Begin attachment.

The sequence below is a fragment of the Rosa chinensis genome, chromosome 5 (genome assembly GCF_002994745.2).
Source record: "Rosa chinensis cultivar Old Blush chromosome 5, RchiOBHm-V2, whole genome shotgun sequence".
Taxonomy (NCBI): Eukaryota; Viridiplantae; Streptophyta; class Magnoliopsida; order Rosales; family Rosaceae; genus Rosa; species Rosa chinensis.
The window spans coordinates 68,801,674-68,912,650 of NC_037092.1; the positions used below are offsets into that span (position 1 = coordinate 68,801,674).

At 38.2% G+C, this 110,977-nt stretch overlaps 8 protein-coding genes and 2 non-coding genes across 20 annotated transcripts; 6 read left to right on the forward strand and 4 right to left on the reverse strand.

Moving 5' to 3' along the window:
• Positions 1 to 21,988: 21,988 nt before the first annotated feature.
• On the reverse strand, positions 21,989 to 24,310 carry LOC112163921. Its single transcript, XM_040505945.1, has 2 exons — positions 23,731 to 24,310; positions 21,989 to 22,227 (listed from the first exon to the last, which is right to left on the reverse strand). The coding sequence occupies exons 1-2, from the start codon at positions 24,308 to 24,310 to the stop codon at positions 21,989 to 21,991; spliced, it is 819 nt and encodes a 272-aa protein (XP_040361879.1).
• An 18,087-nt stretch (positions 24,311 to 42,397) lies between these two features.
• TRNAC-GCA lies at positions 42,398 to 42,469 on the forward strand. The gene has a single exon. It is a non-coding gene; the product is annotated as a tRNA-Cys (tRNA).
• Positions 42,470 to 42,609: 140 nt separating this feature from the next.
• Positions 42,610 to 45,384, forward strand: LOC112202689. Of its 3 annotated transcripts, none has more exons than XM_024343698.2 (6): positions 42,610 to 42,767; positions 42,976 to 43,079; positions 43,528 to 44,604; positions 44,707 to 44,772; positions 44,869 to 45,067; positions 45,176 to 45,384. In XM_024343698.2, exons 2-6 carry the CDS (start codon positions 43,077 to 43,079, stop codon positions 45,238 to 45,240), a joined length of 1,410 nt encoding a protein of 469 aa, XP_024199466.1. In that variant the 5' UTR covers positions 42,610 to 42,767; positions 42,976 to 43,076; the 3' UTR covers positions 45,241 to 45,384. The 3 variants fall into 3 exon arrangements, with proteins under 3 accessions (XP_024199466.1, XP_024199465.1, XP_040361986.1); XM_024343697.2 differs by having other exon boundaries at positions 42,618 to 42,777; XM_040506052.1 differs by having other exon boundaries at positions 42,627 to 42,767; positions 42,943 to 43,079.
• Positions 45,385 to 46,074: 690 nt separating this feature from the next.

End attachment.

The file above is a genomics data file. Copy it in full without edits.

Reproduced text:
The sequence below is a fragment of the Rosa chinensis genome, chromosome 5 (genome assembly GCF_002994745.2).
Source record: "Rosa chinensis cultivar Old Blush chromosome 5, RchiOBHm-V2, whole genome shotgun sequence".
Taxonomy (NCBI): Eukaryota; Viridiplantae; Streptophyta; class Magnoliopsida; order Rosales; family Rosaceae; genus Rosa; species Rosa chinensis.
The window spans coordinates 68,801,674-68,912,650 of NC_037092.1; the positions used below are offsets into that span (position 1 = coordinate 68,801,674).

At 38.2% G+C, this 110,977-nt stretch overlaps 8 protein-coding genes and 2 non-coding genes across 20 annotated transcripts; 6 read left to right on the forward strand and 4 right to left on the reverse strand.

Moving 5' to 3' along the window:
• Positions 1 to 21,988: 21,988 nt before the first annotated feature.
• On the reverse strand, positions 21,989 to 24,310 carry LOC112163921. Its single transcript, XM_040505945.1, has 2 exons — positions 23,731 to 24,310; positions 21,989 to 22,227 (listed from the first exon to the last, which is right to left on the reverse strand). The coding sequence occupies exons 1-2, from the start codon at positions 24,308 to 24,310 to the stop codon at positions 21,989 to 21,991; spliced, it is 819 nt and encodes a 272-aa protein (XP_040361879.1).
• An 18,087-nt stretch (positions 24,311 to 42,397) lies between these two features.
• TRNAC-GCA lies at positions 42,398 to 42,469 on the forward strand. The gene has a single exon. It is a non-coding gene; the product is annotated as a tRNA-Cys (tRNA).
• Positions 42,470 to 42,609: 140 nt separating this feature from the next.
• Positions 42,610 to 45,384, forward strand: LOC112202689. Of its 3 annotated transcripts, none has more exons than XM_024343698.2 (6): positions 42,610 to 42,767; positions 42,976 to 43,079; positions 43,528 to 44,604; positions 44,707 to 44,772; positions 44,869 to 45,067; positions 45,176 to 45,384. In XM_024343698.2, exons 2-6 carry the CDS (start codon positions 43,077 to 43,079, stop codon positions 45,238 to 45,240), a joined length of 1,410 nt encoding a protein of 469 aa, XP_024199466.1. In that variant the 5' UTR covers positions 42,610 to 42,767; positions 42,976 to 43,076; the 3' UTR covers positions 45,241 to 45,384. The 3 variants fall into 3 exon arrangements, with proteins under 3 accessions (XP_024199466.1, XP_024199465.1, XP_040361986.1); XM_024343697.2 differs by having other exon boundaries at positions 42,618 to 42,777; XM_040506052.1 differs by having other exon boundaries at positions 42,627 to 42,767; positions 42,943 to 43,079.
• Positions 45,385 to 46,074: 690 nt separating this feature from the next.